AMA will focus on two policy priorities for 2019 as legislators return to work
By Jake Hinman
With the Arizona Legislature back in session, the AMA will focus its lobbying efforts on two proactive bills in 2019. Both bills will amend the Arizona Landlord and Tenant Act to clarify certain areas of the law.
The Arizona Landlord and Tenant Act (A.R.S. §§ 33-1301 through 33-1381, the “Act”) governs the rental of dwelling units and the rights and obligations of landlords and tenants. The Act was codified by the legislature to simplify, clarify, modernize and revise the law and to encourage landlords and tenants to maintain and improve the quality of housing.
Arizona’s Act was modeled upon the Uniform Residential Landlord and Tenant Act (“URLTA”) created in 1972 by the National Conference of Commissioners on Uniform State Laws. Most states have adopted all or part of URLTA with Arizona being the first state to adopt the model Act. The purpose of the URLTA was to eliminate all elements of outmoded common law from the landlord-tenant relationship and base all phases of the rental agreement on contract law.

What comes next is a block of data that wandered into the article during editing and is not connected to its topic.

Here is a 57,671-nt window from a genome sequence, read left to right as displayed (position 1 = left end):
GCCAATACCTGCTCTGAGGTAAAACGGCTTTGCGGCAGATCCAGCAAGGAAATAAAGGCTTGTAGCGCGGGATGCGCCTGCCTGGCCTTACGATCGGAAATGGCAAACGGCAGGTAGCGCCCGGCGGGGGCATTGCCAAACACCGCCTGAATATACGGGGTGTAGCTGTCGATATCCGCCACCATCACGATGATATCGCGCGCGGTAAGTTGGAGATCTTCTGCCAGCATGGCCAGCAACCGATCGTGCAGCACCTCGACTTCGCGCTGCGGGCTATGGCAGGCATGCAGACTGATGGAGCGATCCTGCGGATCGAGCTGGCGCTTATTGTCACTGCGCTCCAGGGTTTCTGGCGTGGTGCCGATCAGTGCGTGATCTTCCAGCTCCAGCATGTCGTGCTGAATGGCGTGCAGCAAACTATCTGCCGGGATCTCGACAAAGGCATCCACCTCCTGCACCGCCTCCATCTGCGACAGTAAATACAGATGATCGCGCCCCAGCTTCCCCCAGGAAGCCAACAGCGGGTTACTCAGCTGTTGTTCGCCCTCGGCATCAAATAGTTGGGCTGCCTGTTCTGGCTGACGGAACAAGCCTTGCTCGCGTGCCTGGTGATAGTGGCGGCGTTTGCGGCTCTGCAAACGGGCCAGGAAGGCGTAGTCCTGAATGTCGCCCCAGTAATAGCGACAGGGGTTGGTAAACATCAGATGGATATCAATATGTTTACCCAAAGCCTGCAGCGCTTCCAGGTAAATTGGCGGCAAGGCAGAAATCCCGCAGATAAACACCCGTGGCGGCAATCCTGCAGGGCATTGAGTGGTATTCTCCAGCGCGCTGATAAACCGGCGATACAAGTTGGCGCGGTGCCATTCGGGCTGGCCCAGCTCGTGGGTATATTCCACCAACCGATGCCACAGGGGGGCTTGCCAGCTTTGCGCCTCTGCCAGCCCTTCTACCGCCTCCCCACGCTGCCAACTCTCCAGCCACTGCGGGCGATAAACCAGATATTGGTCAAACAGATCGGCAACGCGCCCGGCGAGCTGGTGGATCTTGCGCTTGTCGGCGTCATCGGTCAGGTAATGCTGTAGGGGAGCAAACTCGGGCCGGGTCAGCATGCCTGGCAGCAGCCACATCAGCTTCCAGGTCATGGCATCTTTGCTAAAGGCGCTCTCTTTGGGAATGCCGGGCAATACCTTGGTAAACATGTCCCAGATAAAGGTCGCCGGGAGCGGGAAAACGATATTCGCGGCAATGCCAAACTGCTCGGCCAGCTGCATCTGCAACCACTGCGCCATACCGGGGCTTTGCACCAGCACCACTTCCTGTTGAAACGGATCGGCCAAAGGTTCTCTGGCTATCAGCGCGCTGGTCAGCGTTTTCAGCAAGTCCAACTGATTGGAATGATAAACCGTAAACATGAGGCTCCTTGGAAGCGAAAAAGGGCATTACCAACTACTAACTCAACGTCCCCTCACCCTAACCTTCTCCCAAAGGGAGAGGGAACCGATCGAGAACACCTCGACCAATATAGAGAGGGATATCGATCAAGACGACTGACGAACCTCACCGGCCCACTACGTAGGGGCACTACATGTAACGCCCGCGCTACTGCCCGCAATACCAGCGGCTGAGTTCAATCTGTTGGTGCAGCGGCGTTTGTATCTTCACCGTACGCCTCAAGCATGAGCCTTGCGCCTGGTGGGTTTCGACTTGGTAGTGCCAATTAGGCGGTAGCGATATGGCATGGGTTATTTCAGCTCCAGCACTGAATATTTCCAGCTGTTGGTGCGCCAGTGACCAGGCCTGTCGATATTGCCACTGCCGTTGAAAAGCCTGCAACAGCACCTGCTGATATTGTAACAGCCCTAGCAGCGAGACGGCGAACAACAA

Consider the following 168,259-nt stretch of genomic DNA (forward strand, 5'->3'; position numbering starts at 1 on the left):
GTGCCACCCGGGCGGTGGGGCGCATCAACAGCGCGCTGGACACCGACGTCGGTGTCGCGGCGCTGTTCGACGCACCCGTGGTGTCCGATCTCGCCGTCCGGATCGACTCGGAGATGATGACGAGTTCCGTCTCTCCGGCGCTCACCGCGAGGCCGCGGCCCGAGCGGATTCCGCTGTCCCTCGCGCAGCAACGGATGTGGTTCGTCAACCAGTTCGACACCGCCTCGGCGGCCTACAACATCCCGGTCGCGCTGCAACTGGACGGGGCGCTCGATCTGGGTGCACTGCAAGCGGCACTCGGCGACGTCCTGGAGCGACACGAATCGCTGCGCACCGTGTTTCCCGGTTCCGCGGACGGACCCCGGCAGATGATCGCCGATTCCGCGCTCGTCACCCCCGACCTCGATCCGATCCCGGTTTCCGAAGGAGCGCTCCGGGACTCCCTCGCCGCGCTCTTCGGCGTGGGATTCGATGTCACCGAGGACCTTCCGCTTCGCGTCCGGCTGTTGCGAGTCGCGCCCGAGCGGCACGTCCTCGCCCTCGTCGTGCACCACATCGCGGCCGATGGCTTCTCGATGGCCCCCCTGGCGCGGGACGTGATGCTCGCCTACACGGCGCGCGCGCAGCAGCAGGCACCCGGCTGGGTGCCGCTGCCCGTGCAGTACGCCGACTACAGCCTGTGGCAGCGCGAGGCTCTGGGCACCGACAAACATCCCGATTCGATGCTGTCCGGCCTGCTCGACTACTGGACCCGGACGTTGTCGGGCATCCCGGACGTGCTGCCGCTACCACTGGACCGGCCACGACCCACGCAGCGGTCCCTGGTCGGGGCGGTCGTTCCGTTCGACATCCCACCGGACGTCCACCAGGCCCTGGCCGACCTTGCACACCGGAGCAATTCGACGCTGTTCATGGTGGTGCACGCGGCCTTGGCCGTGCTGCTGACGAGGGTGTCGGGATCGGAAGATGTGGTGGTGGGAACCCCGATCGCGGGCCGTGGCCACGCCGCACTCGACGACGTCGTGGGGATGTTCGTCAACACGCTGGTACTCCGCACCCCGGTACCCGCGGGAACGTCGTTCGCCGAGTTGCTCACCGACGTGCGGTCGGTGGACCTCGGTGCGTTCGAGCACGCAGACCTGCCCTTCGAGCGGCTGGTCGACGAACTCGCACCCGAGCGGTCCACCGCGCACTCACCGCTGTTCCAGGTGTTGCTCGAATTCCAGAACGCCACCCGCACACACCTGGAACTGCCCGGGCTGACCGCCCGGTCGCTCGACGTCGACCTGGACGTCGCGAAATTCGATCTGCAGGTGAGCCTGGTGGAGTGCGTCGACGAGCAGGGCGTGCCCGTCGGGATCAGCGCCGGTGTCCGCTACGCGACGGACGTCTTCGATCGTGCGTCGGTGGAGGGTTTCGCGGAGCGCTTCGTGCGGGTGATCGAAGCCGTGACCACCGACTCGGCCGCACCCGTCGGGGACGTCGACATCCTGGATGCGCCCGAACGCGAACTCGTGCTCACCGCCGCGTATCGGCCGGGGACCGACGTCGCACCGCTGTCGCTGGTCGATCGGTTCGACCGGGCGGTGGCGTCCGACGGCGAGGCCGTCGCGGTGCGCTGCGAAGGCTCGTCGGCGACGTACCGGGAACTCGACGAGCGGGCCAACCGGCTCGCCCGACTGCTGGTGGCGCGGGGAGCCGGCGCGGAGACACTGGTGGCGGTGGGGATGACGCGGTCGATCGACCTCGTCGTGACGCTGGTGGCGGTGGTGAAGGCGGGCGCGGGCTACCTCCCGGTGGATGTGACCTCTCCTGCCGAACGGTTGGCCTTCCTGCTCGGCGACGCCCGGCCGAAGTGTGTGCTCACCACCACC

Recent court decision changes the rules after 45 years
The Act specifies a landlord’s obligations as it relates to accepting a partial payment of rent from the tenant and asserts that landlords are not required to accept a partial payment of rent. However, if the landlord accepts the partial payment of rent, in the absence of a contemporaneous agreement in writing wherein the tenant and landlord agree to the terms of the tenant’s continued tenancy and the remaining balance owed, then the landlord waives the right to terminate the rental agreement for the (non-payment of rent) breach.
The Act defines “rent” as payments to be made to the landlord in full consideration for the rented premises. Many landlords in Arizona accept Housing Assistance Payments (“HAP”) from Public Housing Agencies (“PHA”) as provided under a federal program administered by the federal department of Housing and Urban Development known as the “Housing Choice Voucher Program” (also known as “Section 8”). These payments are used to subsidize a tenant’s monthly rent.
Historically, Arizona Justice Courts have never considered a Housing Assistance Payment by a PHA to be rent. Instead, the courts have traditionally recognized that the HAP contract is between the landlord and the PHA (not the landlord and tenant), and most importantly, the tenant is not responsible for payment of the portion of rent to the landlord covered by the HAP contract. Since the tenant has no personal liability to the landlord for the portion of the total monthly rent paid by the PHA, the landlord’s acceptance of that portion does not trigger the partial payment of rent waiver found in A.R.S. § 33-1371(B). Or at least that was the general rule for the past 45 years.